Top 10 Hoaxes of All Time

September 4, 2013 | 0

Hoaxes are smartly done lies or cons that appear real, till the truth is found out.  Here are the top ten greatest hoaxes of all time.

10.   Microsoft’s purchase of the Catholic Church – In 1994, there was a press release online which claimed that Microsoft had purchased the Catholic Church.  The release outlined that Bill Gates was looking at religion as a  lucrative market. The deal had terms which made it clear that the computer giant had acquired exclusive rights to the Bible online.  This was also the first Internet hoax that had maximum penetration online.  Till date, the creators of this Internet hoax is unidentified. Microsoft had to issue a formal denial by the end of the same year.

Sponsored link

9. Amityville Horror – In 1974, six family members of Ronald DeFeo Jr. were shot dead by him in Amityville, New York. A year later, when the Lutz family moved into stay, they had the fright of their lives, when they were terrorized by ghostly presence.  They moved away from the haunted home in a month’s time. The story became the stuff of legends and Jay Anson to whom, the Lutz narrated and sold the rights of the book, wrote the famous novel called The Amityville Horror – A True Story, which later became a blockbuster horror film.  But on closer investigation, it was found that the story in the book was farce much like the horror happenings, which the police investigators believed never happened in the first place.

8.  The Cardiff Giant – This is one of the most well-known hoaxes in the US history.  Busy workers who were digging a well in Cardiff,  New York stumbled upon a ten feet tall ‘petrified man’.  This giant was created by a New York citizen called George Hull, who decided to  create this one, after an argument with someone over the Bible passage; where he emphasized that giants once lived on Earth.

Hull made men built a  10 feet long creation out of gypsum, in Iowa, telling them that he wanted this to make a monument in dedication for Abraham Lincoln in New York. He ensured that the block was shipped to Chicago, where he entrusted upon a German engraver to carve the block into the shape of a giant man. Acids and stains were added to make the giant look old and weary. He ensured that the giant was buried for more than a year than hired two men, to do some digging work. Evidently, they found an old, giant man buried and one of them shouted in excitement that they had found some old Indian buried. Soon, the discovery became a point of relentless discussions and visits to the site.  So much that entertainer, P.T.Barnum even offered to pay $60,000 just to rent ‘Cardiff Giant’ for just 3 months.   George and his syndicate turned him down, so angrily P.T. Barnum went to create a plastic replica of the giant’s shape in wax.  He even went on to say that his ‘giant’ was the real one and the Cardiff giant was fake. Finally on February 2, 1870; the court declared that both these so-called giants were fakes.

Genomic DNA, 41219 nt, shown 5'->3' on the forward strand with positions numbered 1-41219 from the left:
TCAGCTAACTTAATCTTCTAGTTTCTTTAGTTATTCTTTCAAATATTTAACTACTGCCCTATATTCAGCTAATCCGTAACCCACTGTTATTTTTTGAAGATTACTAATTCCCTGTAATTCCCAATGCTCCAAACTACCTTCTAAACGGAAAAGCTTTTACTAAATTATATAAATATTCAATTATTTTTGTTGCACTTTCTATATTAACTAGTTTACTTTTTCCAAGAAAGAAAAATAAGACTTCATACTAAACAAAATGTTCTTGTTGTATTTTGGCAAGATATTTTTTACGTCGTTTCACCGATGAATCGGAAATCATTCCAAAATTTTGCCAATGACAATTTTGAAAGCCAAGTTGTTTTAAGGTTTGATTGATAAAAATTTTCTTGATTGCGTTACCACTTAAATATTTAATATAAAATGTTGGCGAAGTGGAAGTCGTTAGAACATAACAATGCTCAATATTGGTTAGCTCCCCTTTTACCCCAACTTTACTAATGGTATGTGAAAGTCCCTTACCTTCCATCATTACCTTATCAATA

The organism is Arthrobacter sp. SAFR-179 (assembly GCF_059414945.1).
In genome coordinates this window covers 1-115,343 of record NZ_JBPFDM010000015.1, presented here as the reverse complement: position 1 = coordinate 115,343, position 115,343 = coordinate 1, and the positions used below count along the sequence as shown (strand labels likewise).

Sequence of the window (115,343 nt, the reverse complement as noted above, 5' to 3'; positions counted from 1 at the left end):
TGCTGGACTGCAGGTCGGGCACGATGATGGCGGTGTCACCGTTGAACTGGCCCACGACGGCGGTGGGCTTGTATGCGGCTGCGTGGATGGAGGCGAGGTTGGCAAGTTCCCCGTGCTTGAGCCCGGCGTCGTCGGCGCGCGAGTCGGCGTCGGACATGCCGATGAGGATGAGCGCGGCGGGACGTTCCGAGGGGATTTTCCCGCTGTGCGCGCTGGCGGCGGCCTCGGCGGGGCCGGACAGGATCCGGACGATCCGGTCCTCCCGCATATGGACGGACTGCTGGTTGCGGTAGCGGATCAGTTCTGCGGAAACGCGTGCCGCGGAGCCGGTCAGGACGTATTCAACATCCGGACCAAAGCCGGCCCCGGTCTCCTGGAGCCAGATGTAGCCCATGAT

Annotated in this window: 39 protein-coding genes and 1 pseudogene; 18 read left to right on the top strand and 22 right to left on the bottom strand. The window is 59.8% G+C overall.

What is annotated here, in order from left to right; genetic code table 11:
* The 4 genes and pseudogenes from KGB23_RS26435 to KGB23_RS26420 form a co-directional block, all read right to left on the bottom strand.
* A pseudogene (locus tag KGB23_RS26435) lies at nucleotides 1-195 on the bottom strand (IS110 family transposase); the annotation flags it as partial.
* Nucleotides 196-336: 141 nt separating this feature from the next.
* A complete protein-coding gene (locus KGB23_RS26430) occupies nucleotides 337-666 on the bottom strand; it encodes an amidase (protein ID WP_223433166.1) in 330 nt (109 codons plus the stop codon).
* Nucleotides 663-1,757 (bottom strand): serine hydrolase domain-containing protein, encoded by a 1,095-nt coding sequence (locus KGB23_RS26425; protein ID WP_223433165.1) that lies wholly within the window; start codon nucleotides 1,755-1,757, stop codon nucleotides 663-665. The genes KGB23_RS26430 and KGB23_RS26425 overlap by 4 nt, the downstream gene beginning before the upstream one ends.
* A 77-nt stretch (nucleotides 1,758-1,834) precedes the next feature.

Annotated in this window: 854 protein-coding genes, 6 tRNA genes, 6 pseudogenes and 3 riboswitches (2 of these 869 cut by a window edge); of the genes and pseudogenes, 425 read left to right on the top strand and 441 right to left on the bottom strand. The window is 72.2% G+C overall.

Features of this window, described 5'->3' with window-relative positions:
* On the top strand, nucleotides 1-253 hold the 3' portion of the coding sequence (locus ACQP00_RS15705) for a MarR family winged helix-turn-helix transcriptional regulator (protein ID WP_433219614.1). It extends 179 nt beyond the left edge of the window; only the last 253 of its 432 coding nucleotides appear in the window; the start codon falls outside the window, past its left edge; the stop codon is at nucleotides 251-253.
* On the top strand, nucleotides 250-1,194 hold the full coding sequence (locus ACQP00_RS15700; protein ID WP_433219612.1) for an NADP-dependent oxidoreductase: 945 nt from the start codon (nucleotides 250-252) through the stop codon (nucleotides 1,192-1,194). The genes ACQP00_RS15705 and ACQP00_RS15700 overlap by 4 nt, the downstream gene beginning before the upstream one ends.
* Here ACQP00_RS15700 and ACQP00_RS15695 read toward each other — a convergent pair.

7. Balloon Boy – In October 2009, news spread think and fast that a six year old boy was flown in a home-made gas balloon. TV crews clamored to get maximum footage live of the air balloon flying high in the air. Truth later emerged that the boy was very much at home, hiding to glory. It was later revealed that the father had engineered this hoax, he  did this because he was desperate to get into reality TV show.

Sponsored link